The Centers for Medicare & Medicaid Services recently issued a decision to expand Medicare coverage for allogeneic hematopoietic stem cell transplants (HCT) for eligible Medicare patients with myelodysplastic syndromes (MDS), based on decades-long research led by investigators at the Medical College of Wisconsin (MCW) Cancer Center, in collaboration with investigators in the Blood and Marrow Transplant Clinical Trials Network (BMT CTN) and advocacy experts at the American Society of Hematology (ASH), American Society for Transplantation and Cellular Therapy (ASTCT) and the National Marrow Donor Program (NMDP).

MDS is a group of cancers that affect the body’s ability to produce healthy blood cells. Allogeneic HCT is the only curative therapy for patients with MDS.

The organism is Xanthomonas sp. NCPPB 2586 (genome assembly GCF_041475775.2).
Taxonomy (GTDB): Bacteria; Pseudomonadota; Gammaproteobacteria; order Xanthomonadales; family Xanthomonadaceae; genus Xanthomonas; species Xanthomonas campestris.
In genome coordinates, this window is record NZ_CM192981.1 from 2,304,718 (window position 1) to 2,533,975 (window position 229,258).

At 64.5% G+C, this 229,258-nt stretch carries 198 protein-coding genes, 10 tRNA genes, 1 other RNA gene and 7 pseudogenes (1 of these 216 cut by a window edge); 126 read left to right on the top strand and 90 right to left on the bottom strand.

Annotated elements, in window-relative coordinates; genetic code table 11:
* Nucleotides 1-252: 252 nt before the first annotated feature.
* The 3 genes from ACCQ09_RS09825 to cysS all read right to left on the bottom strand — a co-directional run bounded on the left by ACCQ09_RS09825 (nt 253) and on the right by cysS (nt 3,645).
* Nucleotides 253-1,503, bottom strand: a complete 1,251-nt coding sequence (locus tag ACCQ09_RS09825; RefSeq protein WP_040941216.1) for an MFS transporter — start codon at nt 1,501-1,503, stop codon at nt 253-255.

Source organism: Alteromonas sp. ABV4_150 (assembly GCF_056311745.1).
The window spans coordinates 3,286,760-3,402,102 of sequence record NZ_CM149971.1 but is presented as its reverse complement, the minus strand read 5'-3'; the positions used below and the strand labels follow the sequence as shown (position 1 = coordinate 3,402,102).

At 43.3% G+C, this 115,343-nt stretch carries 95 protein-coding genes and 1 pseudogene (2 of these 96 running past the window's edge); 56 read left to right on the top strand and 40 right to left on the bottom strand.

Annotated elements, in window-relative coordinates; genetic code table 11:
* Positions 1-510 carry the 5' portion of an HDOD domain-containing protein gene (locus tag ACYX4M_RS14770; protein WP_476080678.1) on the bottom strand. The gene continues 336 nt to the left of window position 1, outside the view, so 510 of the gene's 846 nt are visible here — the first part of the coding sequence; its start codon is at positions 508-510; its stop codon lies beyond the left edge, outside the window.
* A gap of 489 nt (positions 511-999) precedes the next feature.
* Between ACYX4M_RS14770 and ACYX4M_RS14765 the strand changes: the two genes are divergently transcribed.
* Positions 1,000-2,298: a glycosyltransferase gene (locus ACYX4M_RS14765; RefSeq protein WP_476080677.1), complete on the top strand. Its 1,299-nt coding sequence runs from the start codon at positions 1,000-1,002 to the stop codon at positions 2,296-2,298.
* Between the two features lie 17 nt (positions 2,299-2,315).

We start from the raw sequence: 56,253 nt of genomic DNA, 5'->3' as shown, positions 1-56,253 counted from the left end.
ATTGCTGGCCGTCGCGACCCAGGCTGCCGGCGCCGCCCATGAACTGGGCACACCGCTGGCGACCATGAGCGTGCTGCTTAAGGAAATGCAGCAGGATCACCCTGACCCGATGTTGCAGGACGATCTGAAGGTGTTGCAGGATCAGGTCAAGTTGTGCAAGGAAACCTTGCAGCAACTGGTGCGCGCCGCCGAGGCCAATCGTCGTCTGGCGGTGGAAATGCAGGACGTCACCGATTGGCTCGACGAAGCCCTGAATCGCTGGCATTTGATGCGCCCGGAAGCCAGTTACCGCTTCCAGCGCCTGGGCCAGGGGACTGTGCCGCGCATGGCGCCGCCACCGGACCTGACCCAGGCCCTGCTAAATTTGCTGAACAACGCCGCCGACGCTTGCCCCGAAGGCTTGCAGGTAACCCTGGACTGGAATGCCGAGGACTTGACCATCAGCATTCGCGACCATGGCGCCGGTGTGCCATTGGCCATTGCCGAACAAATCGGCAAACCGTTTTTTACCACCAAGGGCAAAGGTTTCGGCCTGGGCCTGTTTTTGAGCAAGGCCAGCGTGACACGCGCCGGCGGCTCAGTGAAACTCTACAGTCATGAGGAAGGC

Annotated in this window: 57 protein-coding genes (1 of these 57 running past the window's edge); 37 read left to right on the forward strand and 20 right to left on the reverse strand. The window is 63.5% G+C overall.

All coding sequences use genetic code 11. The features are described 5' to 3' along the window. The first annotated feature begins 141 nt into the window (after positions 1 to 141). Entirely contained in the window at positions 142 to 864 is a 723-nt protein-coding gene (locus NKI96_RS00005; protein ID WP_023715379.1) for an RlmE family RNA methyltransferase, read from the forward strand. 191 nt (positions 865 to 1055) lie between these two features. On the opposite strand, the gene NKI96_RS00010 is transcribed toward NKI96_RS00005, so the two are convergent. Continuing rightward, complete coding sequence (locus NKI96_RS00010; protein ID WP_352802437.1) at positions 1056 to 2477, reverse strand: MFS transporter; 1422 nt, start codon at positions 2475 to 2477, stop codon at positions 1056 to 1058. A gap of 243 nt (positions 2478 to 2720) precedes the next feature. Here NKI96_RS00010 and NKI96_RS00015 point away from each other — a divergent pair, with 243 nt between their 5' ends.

“Until now, patients 65 and older with Medicare did not receive coverage for HCT, largely due to limited clinical research demonstrating that transplantations benefited patients in older age brackets (specifically Medicare beneficiaries) in the same way they benefitted younger patients,” said Douglas Rizzo, MD, MS, Senior Scientific Director of the Center for International Blood and Marrow Transplant Research (CIBMTR), a research affiliation of MCW and NMDP, and Cancer Service Line Director at Froedtert & the Medical College of Wisconsin. This challenge was further exacerbated since older adults were, consequently, overlooked as candidates for transplant because they did not have Medicare coverage for the procedure.

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